Spicy food may not be everyone's flavour of choice but it has become a favourite on weight loss diet lists. Various diets recommend adding spicy components to your food, to help burn fat faster, but does this equate to dousing your dinner in hot sauce?
A recent article in Science Alert suggests that using hot sauce is a really easy way to improve your diet. The story made reference to various studies over the years, in which scientists have recorded significant benefits to consuming hot peppers.
Research done in China claimed that the test subjects who ate spicy food regularly showed 14 percent lower mortality risk than those who did not.
"Spicy food consumption showed highly consistent inverse associations with total mortality among both men and women after adjustment for other known or potential risk factors," the report which was published in the BMJ, stated.
A 2005 study published by AACR indicated that consumption of red peppers helped target prostate cancer cells. Recent research conducted in India also indicated how capsaicin changes cancer cells in mice while leaving healthy cells unharmed.
Researchers from the University of Wyoming also found a correlation between capsaicin and fat burning. A study presented at the Biophysical Society's Annual Meeting in 2015 suggested that consuming chili peppers could aid in weight loss by way of thermogenics, the process of creating heat from burning fat.
The team studied mice which were given a high-fat diet. The test subjects stopped gaining weight after capsaicin from chili peppers was added to their diet.
"The main goal of our work is to expand the knowledge of the mechanism by which capsaicin antagonizes obesity, as well as to advance the proof of principle of the anti-obesity potential of dietary capsaicin," the university's pharmacy research group Baskilab mentioned it its press release.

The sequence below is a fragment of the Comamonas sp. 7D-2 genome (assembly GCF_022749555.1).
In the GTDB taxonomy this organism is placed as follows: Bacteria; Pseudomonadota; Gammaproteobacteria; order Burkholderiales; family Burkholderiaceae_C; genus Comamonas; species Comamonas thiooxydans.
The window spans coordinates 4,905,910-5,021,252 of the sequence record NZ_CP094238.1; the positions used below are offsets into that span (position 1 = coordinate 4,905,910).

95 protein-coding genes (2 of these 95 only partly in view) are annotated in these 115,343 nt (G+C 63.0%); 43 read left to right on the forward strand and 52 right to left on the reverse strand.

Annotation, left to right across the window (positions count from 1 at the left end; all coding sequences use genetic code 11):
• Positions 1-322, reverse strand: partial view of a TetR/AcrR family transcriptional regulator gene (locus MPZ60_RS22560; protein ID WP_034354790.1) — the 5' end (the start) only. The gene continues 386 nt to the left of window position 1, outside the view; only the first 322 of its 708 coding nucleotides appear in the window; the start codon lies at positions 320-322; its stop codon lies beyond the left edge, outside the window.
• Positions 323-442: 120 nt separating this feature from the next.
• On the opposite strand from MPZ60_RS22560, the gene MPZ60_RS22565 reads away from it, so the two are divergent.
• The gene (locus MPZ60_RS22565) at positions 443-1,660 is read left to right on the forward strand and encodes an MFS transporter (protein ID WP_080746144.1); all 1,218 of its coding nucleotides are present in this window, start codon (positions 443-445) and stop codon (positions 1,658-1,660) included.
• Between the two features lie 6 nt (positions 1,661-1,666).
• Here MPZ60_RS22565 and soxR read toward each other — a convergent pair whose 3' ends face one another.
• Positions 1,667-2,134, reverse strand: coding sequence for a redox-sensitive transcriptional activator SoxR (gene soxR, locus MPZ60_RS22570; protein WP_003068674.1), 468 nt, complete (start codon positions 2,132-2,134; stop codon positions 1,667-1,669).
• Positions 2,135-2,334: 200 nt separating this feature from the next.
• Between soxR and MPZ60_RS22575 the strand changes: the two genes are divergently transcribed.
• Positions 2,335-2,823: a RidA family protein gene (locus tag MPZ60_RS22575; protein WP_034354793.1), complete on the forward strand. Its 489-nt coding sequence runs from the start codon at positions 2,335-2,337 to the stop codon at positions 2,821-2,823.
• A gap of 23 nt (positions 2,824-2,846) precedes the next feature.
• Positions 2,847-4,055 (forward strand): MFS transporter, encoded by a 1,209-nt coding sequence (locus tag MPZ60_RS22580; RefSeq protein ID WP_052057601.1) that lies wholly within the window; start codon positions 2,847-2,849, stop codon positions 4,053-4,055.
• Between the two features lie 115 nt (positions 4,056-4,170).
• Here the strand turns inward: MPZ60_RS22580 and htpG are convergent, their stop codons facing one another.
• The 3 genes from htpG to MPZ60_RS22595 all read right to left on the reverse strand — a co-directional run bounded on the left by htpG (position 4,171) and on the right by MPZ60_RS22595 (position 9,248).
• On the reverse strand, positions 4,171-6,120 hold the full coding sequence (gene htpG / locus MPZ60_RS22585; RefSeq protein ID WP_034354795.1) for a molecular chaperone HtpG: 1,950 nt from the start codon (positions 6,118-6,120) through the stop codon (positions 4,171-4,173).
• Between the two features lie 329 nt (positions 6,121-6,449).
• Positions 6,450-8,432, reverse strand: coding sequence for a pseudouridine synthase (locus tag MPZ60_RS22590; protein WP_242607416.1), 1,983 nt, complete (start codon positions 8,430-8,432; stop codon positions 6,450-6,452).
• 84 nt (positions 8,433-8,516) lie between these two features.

"Research suggests that when you eat hot peppers, it increases your body heat, which boosts metabolism up to five percent, and increases fat burning up to 16 percent," nutritionist Pamela Peeke told the Huffington Post. "Capsaicin promotes the stimulation of brown fat, which aids in metabolism," the author of The Hunger Fix: The Three-Stage Detox and Recovery Plan for Overeating and Food Addiction, added.
Along with cancer and weight loss, the component has also been associated with curbing heart disease and longevity. Topically, it has been used for pain relief and swelling.
However, while hot sauce does contain capsaicin, it has a significantly high percentage of sodium which can be unhealthy if consumed in excess. According to Stack, a serving of Frank's Redhot contains 1 calorie and 190mg of sodium; Sriracha contains 5 calories, 80mg of sodium and a gram of sugar; Tabasco contains 0 calories and 35mg of sodium and Cholula contains 0 calories and 85mg of sodium.
With processed foods becoming such a major part of our meal, the average American is consuming more than his fair share of sodium. While the body does require a particular amount, in excess, sodium can cause high blood pressure, heart failure, stroke and a wide range of other issues.
For those looking to lose weight, the component is known to cause water retention and bloating and actually works against dropping the inches.
So what is the solution? Capsaicin can be consumed in various other forms instead of via hot sauce. Use fresh spicy red peppers in a salad, while cooking meat or add a pinch of it to your daily glass of hot water and lime.
Peppers with the most capsaicin according to the Scoville scale
Bhut Jolokia Chili
The world's hottest chili pepper happens to have the highest amount of capsaicin. The Chile Pepper Institute of New Mexico State University reported that the average capsaicin content of the Bhut Jolokia measures:
Scoville units: 1,001,304
According to tests conducted at Warwick University, the Naga Viper capsaicin content has a very high amount of capsaicin. However, the chili is not commercially available.
Scoville units: 1,359,000
A 2006 study published in the Journal of Environmental Science and Health noted that habanero peppers have some of the highest concentrations of capsaicin.
Scoville units: 210,000
Kentucky State University researchers confirmed that the Tabasco chili has a capsaicin concentration.
Scoville units: 120,000